Die kind is nie dood nie
die kind lig sy vuiste teen sy moeder
wat Afrika skreeu skreeu die geur van vryheid en heide
By now it was lunchtime and we were still no nearing to getting into Abkhazia. At last the “boss” came down with a list and promised to nag the consulate about our visas. We continued waiting, now with a Czech backpacker who was two months into his 3-5 year around the world hitchhiking adventure. Although Pavel spoke some Russian, no one could tell us when we could get past the border post.
A few mandarins and kiwi fruits later Pavel left us to our waiting. By now we had formed a relationship with the border guard and the guys ferrying sacks of grain, boxes of fruit and other ‘imports’ through border control. Our guard brought us each a can of neon green tarragon-flavoured soda. Then a huge red apple from a man passing through and a loaf of the local bread. We settled down on the car seat against the fence with our lunch.
Allan, his moustache, our donated soda and the mountains – the closest we got.
And so another hour passed. And then another. We continued chatting to the guards and other people passing by. We saw a lot of really funny things. My best was a woman carrying a lamb in a sack, its knees poking through the corners and bleating plaintively as it swung from her hands. We saw many old men and women, most of them pushing trolleys piled high with boxes of apples, aurbergines and pomegranates (our guard lifted one for us to eat). People came through carrying all manner of things, mostly car parts (one young woman carried through an entire front fender) and home renovation equipment.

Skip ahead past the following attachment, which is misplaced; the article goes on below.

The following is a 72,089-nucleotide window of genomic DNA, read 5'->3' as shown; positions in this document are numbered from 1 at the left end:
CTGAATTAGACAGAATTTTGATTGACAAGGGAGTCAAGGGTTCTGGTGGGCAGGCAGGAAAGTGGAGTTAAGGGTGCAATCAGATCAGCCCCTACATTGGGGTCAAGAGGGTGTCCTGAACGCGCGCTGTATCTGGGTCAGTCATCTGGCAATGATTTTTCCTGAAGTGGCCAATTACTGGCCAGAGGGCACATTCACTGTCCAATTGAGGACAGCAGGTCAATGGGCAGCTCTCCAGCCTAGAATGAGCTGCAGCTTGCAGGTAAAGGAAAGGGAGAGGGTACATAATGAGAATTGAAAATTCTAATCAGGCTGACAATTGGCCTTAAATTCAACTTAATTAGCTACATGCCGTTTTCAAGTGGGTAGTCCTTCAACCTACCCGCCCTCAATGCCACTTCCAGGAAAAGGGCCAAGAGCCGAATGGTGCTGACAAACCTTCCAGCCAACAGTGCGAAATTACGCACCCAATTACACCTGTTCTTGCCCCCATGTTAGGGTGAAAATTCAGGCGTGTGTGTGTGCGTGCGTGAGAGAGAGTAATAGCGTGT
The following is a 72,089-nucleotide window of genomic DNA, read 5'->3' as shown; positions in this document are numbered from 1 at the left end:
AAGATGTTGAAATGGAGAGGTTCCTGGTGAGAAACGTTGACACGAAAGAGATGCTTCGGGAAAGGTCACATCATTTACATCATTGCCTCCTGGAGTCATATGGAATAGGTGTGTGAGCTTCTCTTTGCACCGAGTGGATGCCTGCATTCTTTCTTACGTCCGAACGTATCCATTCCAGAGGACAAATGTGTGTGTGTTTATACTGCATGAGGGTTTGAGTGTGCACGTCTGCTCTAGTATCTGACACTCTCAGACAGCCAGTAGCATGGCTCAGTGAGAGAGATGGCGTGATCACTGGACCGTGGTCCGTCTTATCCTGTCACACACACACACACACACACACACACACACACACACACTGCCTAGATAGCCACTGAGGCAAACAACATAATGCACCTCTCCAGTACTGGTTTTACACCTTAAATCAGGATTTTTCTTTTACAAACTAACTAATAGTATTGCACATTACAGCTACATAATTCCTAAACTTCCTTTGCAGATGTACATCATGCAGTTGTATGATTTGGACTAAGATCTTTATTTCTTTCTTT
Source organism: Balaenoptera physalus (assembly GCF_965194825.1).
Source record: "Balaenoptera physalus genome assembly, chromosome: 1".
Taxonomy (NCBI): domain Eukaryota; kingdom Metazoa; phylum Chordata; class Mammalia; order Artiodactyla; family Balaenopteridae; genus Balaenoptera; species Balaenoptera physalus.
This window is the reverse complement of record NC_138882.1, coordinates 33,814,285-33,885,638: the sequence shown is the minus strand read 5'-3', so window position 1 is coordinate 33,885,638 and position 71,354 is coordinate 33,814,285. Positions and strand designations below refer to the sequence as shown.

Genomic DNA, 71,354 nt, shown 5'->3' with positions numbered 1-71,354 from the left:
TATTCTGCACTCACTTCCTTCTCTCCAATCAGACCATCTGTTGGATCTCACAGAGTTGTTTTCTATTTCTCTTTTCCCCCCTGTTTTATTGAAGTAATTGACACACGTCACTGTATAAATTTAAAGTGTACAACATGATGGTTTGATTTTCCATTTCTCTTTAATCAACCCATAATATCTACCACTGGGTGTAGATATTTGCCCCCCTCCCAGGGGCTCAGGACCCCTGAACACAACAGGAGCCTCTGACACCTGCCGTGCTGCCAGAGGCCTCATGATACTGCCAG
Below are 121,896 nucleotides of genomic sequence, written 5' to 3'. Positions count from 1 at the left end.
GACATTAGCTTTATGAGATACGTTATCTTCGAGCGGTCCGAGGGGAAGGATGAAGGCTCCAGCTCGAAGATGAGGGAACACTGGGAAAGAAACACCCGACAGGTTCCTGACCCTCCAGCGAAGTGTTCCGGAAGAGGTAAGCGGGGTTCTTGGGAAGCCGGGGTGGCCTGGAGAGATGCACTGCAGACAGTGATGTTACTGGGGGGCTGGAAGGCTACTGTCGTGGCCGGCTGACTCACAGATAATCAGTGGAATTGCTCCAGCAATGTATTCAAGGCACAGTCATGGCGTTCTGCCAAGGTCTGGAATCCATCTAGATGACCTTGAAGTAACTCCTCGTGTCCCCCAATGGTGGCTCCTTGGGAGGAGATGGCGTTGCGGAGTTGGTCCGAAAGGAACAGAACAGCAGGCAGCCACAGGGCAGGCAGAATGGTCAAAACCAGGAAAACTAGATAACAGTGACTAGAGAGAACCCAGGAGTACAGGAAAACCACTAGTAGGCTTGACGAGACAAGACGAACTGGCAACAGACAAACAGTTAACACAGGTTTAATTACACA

Only a few cars passed through, a few of them white 4x4s emblazoned with EU refugee logos. All the other vehicles were run down clanking machines loaded to the hilt.
The afternoon passed and the shadows grew longer. Allan and I gave it another 15 minutes – we were still hopeful that the call would come through from the ministry granting us entrance. We waited another 30 minutes. Still nothing. With long faces we made 5pm our cut off time; it was that or sleep at the border post.
And finally, after a whole day spent waiting, we called it. What could we do? We said an almost emotional goodbye to the guard, climbed into a dusty van which the driver started with exposed cables and drove back to the Georgian side. Oh, poor Allan, he looked ready to cry.
Allan reckoned we messed up when he didn’t show his pics to the guard. Maybe this made the guard suspicious and officials higher up could have checked our names online and found our blogs (Allan at yesmonassa.com). Maybe we looked like press. Maybe it was a mistake to note my former magazine job as my employer (I’m always wary of writing ‘unemployed’ on visa applications). I’m not sold on Allan’s theory but we still don’t know why we didn’t get in. A clear rejection would have been better.
Thank goodness for Allan’s company. With him I was able to keep calm and laugh at our situation, enjoy the experience of interacting with all sorts of people passing by – most of whom merely waved their passport or laminated ID document at the guard – and turn our waiting day into a ome of those timeless travel stories.
As for Abkhazia, it remains a mystery to me.